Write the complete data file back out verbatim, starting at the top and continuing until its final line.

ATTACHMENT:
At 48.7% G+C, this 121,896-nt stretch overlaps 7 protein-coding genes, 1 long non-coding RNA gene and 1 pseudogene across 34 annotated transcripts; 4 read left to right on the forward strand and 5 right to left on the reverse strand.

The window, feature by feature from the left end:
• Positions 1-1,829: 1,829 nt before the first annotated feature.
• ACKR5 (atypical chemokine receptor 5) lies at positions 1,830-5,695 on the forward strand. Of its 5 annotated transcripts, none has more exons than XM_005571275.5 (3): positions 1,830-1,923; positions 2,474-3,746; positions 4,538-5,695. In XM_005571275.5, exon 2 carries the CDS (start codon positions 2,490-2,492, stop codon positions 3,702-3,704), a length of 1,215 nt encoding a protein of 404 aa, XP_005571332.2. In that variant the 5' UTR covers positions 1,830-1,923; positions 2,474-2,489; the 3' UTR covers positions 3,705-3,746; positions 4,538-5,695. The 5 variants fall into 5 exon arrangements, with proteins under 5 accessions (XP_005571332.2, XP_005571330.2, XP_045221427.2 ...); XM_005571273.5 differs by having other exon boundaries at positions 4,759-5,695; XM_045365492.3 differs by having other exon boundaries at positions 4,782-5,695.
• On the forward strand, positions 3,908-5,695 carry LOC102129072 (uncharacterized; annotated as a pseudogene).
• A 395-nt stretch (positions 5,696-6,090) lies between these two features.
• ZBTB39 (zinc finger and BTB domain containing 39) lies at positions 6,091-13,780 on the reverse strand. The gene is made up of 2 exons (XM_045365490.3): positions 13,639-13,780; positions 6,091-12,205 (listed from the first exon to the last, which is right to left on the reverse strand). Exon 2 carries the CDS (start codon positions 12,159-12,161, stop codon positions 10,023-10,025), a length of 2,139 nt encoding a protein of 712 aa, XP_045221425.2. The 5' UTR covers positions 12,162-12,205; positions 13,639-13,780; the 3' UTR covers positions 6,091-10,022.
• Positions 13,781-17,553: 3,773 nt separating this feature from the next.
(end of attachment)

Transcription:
At 48.7% G+C, this 121,896-nt stretch overlaps 7 protein-coding genes, 1 long non-coding RNA gene and 1 pseudogene across 34 annotated transcripts; 4 read left to right on the forward strand and 5 right to left on the reverse strand.

The window, feature by feature from the left end:
• Positions 1-1,829: 1,829 nt before the first annotated feature.
• ACKR5 (atypical chemokine receptor 5) lies at positions 1,830-5,695 on the forward strand. Of its 5 annotated transcripts, none has more exons than XM_005571275.5 (3): positions 1,830-1,923; positions 2,474-3,746; positions 4,538-5,695. In XM_005571275.5, exon 2 carries the CDS (start codon positions 2,490-2,492, stop codon positions 3,702-3,704), a length of 1,215 nt encoding a protein of 404 aa, XP_005571332.2. In that variant the 5' UTR covers positions 1,830-1,923; positions 2,474-2,489; the 3' UTR covers positions 3,705-3,746; positions 4,538-5,695. The 5 variants fall into 5 exon arrangements, with proteins under 5 accessions (XP_005571332.2, XP_005571330.2, XP_045221427.2 ...); XM_005571273.5 differs by having other exon boundaries at positions 4,759-5,695; XM_045365492.3 differs by having other exon boundaries at positions 4,782-5,695.
• On the forward strand, positions 3,908-5,695 carry LOC102129072 (uncharacterized; annotated as a pseudogene).
• A 395-nt stretch (positions 5,696-6,090) lies between these two features.
• ZBTB39 (zinc finger and BTB domain containing 39) lies at positions 6,091-13,780 on the reverse strand. The gene is made up of 2 exons (XM_045365490.3): positions 13,639-13,780; positions 6,091-12,205 (listed from the first exon to the last, which is right to left on the reverse strand). Exon 2 carries the CDS (start codon positions 12,159-12,161, stop codon positions 10,023-10,025), a length of 2,139 nt encoding a protein of 712 aa, XP_045221425.2. The 5' UTR covers positions 12,162-12,205; positions 13,639-13,780; the 3' UTR covers positions 6,091-10,022.
• Positions 13,781-17,553: 3,773 nt separating this feature from the next.